Late-fall fly fishing for ocean-fresh chinook salmon can be a compelling siren song. With the variables of weather, river level and clarity, tides, ocean conditions, other anglers, and luck all in play, as often as not, an angler’s dreams of Chrome encounters can be fraught with frustration. It’s easy to talk yourself out of going. But the chance to connect with the ultimate prize on Oregon’s fly fishing Mt. Rushmore entices anglers to roll the dice even when it looks dicey.
A recent 3-day outing illustrates: Day one came on the heels of some discouraging reports and featured constant torrential rain and wind, leading to a rapidly rising river. But the Two Dudes have good rain gear! So we launched, enjoying the kind of river solitude that only a true Oregon downpour can provide.
As the river steadily filled with mud, leaves, and debris, we cast hopefully for hours. Would the salmon also be coming with the flood? In short: Yes! Three hours in, salmon began to roll and crash the surface. And they were in a biting mood.
On days two and three, we were joined by our old friend, the Oceanographer. The weather improved, but thanks to Day one, the rivers were kinda high for fly fishing. Conditions slowly improved, but we saw only a few crackers here and there. Even the bait guys were shaking their heads.
In the end, you can’t catch ’em if they aren’t there. And while a few fish probably trickled past in the high flow, we spent our time casting and stripping, casting and stripping, casting and stripping until it was time to reel up and head home. A taste of success, followed by a full double-serving of skunk stew!
Can’t wait to try again!
As the month of October wound down, and some record-setting rain totals filled in, steelheading was good for those willing to brave the elements.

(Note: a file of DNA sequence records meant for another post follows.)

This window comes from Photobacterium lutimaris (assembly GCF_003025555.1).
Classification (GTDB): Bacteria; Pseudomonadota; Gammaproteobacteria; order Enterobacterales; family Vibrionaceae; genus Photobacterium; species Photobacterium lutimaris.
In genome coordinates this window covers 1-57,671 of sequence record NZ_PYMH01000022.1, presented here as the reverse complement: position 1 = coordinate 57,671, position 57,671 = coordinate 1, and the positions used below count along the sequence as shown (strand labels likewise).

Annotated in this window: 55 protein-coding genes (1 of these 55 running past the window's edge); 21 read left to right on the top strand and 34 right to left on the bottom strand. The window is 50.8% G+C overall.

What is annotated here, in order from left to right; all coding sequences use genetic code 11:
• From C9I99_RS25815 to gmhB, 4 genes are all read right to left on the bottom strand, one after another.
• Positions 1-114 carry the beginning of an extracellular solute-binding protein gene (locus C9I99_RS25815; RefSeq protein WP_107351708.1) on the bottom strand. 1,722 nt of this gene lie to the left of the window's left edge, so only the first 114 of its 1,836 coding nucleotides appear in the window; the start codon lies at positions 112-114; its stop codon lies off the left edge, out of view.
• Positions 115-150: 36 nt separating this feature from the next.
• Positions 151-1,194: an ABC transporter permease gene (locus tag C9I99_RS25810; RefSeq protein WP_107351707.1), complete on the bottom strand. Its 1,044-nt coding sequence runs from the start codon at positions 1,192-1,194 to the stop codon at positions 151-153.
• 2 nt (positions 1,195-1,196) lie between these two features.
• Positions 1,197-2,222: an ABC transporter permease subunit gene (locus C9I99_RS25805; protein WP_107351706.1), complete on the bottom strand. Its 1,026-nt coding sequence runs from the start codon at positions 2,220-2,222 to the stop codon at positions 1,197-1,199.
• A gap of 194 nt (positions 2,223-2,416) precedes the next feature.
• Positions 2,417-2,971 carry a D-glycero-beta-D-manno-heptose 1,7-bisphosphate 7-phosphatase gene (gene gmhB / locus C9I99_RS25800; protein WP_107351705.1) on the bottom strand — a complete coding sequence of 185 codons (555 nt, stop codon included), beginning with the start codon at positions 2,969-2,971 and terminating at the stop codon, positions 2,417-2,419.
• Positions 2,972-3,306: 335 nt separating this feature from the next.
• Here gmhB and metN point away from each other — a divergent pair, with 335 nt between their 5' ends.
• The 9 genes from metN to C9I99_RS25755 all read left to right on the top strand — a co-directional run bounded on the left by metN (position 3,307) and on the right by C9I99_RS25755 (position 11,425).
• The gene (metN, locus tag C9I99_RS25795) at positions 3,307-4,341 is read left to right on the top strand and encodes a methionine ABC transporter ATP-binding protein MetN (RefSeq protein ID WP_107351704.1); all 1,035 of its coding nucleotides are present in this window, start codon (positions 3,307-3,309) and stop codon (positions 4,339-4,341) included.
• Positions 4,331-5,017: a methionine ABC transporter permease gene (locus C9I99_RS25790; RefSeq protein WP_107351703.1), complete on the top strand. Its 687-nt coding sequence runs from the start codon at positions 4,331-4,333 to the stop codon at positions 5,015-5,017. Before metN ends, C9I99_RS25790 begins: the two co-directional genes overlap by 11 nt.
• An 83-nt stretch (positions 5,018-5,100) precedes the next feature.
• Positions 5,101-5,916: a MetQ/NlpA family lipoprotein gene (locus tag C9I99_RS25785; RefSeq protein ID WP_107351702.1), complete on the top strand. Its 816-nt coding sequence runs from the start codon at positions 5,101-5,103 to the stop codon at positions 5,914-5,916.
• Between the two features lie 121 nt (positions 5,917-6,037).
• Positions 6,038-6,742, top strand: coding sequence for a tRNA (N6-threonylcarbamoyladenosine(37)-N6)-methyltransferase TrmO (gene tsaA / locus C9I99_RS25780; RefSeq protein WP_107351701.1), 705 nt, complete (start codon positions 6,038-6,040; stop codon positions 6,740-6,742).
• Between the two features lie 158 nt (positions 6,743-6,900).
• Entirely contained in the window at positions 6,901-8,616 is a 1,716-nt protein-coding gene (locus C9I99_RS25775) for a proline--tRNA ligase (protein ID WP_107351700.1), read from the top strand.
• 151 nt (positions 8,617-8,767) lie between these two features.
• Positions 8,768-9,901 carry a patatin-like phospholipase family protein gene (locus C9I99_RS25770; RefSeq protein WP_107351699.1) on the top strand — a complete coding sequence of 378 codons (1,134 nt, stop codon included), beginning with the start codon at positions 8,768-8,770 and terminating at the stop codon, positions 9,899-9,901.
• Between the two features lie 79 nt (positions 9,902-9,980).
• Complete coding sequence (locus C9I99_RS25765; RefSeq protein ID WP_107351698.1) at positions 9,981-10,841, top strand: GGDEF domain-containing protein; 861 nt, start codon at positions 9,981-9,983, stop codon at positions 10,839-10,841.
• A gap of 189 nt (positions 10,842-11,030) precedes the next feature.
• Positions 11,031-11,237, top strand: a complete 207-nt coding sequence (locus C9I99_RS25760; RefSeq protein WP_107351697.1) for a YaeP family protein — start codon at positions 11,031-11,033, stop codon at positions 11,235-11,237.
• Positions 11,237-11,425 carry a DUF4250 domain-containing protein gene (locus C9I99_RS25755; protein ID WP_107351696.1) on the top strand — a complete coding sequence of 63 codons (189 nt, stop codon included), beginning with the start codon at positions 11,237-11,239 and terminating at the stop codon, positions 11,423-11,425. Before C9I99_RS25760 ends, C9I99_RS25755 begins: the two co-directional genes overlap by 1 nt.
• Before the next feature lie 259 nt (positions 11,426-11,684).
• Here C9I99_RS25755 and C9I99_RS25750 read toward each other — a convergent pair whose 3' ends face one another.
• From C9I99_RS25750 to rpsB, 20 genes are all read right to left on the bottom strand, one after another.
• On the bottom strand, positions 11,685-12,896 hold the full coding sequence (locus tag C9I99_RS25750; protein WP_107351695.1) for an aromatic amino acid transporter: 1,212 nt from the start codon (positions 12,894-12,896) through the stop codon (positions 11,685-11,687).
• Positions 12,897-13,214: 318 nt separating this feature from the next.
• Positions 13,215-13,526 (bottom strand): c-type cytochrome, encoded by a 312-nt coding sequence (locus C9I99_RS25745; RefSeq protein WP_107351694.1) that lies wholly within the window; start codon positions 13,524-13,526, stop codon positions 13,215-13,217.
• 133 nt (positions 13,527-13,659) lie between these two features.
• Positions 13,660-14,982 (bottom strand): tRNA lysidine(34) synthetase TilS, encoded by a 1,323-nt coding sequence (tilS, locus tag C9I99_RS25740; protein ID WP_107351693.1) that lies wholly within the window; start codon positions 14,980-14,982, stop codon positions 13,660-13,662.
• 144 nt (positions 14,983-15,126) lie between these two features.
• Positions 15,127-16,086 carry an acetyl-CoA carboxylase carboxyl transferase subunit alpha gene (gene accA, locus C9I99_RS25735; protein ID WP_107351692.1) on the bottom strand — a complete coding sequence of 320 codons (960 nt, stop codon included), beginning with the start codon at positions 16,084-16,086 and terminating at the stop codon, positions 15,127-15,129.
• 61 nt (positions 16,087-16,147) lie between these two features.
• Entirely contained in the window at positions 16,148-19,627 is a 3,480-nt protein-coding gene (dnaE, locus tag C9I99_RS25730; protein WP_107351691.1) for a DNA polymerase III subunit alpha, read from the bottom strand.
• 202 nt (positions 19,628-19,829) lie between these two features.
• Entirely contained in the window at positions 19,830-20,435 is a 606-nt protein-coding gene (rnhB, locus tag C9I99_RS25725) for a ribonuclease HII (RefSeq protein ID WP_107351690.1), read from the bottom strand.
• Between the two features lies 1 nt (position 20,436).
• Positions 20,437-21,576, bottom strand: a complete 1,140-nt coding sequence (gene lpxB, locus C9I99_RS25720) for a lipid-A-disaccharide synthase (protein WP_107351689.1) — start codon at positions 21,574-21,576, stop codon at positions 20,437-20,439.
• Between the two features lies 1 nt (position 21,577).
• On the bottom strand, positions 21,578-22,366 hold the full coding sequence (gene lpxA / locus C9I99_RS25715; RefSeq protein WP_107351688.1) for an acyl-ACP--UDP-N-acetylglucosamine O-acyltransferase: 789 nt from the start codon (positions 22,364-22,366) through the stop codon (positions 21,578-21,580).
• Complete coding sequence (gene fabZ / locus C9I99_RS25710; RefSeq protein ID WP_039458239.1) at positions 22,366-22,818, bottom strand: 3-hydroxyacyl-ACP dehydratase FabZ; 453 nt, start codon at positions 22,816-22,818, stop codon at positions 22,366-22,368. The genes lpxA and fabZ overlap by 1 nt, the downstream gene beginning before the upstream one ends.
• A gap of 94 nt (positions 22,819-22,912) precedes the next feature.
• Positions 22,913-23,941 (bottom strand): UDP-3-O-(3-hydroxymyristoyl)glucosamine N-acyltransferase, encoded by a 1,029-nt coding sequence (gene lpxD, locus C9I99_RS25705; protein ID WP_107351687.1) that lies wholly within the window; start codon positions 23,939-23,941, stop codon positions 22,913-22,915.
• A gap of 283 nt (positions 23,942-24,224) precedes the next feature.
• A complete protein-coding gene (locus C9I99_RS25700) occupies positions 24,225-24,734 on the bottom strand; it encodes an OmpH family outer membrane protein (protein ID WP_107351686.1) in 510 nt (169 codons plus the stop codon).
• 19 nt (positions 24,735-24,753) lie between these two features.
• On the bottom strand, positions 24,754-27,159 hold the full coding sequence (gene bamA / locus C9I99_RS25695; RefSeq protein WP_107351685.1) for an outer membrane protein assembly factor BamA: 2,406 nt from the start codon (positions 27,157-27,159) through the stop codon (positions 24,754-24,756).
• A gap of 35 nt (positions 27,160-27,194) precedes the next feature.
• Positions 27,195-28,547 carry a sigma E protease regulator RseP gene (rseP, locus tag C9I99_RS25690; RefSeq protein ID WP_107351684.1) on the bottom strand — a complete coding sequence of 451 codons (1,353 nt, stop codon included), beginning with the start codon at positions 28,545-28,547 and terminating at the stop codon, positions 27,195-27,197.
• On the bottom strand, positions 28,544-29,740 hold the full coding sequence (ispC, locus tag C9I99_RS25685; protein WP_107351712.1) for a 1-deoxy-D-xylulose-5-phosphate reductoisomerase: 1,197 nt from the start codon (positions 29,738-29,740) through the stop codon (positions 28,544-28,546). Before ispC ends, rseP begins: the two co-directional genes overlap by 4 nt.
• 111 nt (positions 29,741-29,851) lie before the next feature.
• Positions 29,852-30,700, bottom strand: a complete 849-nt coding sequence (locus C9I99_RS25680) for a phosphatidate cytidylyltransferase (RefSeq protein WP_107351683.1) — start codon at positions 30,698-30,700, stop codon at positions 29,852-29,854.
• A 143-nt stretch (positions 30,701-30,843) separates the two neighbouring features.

While always aware that we were at the mercy of the Army Corps of Engineers whims of dam control, the river level remained stable and fishable despite blown-out conditions downstream of rain-swollen major tributaries. On a typical day, by keeping our heels dug in upriver most of the trip, anglers enjoyed good fishing followed by a leisurely float out once the clarity and level degraded.
In amongst the soaking-downpour days (there were many!), there were still days with beautiful fall conditions to savor and great memories made.
Finally (inevitably) the other day, the rains were not to be denied: the gates opened at the dam, the river filled with leaves, logs, and riparian duff, and just like that, it was over for good. Now looking forward to late-Fall salmon season on the coast, and winter trouting and steelheading in the early months of the new year, it’s nice to remember the still-warm glow of yet another glorious October in the Willamette Valley.
The first couple of weeks in October have been a great reminder why we live in Western Oregon. With mellow cool weather, rivers in perfect shape, and fishing simply excellent everywhere, the biggest daily challenge has been deciding which fishery to enjoy.
While most anglers put their energies into the coastal bays, trolling herring for ocean-fresh salmon (any boat that’ll float will do),